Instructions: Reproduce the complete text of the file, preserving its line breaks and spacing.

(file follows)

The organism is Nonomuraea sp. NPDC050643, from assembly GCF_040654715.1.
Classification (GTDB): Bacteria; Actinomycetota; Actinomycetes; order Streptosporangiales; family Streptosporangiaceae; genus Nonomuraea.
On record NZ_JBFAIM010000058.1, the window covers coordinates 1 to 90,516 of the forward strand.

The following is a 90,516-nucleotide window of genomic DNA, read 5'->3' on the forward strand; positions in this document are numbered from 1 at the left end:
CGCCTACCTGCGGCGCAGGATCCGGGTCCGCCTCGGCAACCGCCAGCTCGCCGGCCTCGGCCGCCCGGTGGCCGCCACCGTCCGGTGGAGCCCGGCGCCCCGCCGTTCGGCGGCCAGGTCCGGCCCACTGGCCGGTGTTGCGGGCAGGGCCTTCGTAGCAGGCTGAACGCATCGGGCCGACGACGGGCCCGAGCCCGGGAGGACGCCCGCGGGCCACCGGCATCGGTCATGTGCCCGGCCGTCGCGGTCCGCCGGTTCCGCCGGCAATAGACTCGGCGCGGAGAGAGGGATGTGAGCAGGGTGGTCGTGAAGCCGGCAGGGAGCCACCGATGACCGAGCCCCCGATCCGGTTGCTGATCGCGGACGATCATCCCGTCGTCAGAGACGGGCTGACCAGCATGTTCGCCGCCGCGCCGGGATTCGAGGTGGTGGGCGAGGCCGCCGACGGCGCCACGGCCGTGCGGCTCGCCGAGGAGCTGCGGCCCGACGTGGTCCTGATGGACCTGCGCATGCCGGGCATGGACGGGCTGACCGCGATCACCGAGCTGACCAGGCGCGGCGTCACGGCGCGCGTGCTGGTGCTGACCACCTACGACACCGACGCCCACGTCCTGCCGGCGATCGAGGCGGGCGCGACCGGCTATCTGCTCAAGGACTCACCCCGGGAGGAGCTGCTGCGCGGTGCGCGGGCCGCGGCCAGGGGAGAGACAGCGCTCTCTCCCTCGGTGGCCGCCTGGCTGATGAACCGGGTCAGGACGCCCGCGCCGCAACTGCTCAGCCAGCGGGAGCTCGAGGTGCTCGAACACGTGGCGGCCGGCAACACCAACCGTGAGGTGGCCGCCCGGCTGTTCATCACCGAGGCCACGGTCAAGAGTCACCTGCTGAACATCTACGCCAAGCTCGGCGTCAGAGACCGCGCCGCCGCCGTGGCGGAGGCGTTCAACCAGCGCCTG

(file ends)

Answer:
The organism is Nonomuraea sp. NPDC050643, from assembly GCF_040654715.1.
Classification (GTDB): Bacteria; Actinomycetota; Actinomycetes; order Streptosporangiales; family Streptosporangiaceae; genus Nonomuraea.
On record NZ_JBFAIM010000058.1, the window covers coordinates 1 to 90,516 of the forward strand.

The following is a 90,516-nucleotide window of genomic DNA, read 5'->3' on the forward strand; positions in this document are numbered from 1 at the left end:
CGCCTACCTGCGGCGCAGGATCCGGGTCCGCCTCGGCAACCGCCAGCTCGCCGGCCTCGGCCGCCCGGTGGCCGCCACCGTCCGGTGGAGCCCGGCGCCCCGCCGTTCGGCGGCCAGGTCCGGCCCACTGGCCGGTGTTGCGGGCAGGGCCTTCGTAGCAGGCTGAACGCATCGGGCCGACGACGGGCCCGAGCCCGGGAGGACGCCCGCGGGCCACCGGCATCGGTCATGTGCCCGGCCGTCGCGGTCCGCCGGTTCCGCCGGCAATAGACTCGGCGCGGAGAGAGGGATGTGAGCAGGGTGGTCGTGAAGCCGGCAGGGAGCCACCGATGACCGAGCCCCCGATCCGGTTGCTGATCGCGGACGATCATCCCGTCGTCAGAGACGGGCTGACCAGCATGTTCGCCGCCGCGCCGGGATTCGAGGTGGTGGGCGAGGCCGCCGACGGCGCCACGGCCGTGCGGCTCGCCGAGGAGCTGCGGCCCGACGTGGTCCTGATGGACCTGCGCATGCCGGGCATGGACGGGCTGACCGCGATCACCGAGCTGACCAGGCGCGGCGTCACGGCGCGCGTGCTGGTGCTGACCACCTACGACACCGACGCCCACGTCCTGCCGGCGATCGAGGCGGGCGCGACCGGCTATCTGCTCAAGGACTCACCCCGGGAGGAGCTGCTGCGCGGTGCGCGGGCCGCGGCCAGGGGAGAGACAGCGCTCTCTCCCTCGGTGGCCGCCTGGCTGATGAACCGGGTCAGGACGCCCGCGCCGCAACTGCTCAGCCAGCGGGAGCTCGAGGTGCTCGAACACGTGGCGGCCGGCAACACCAACCGTGAGGTGGCCGCCCGGCTGTTCATCACCGAGGCCACGGTCAAGAGTCACCTGCTGAACATCTACGCCAAGCTCGGCGTCAGAGACCGCGCCGCCGCCGTGGCGGAGGCGTTCAACCAGCGCCTG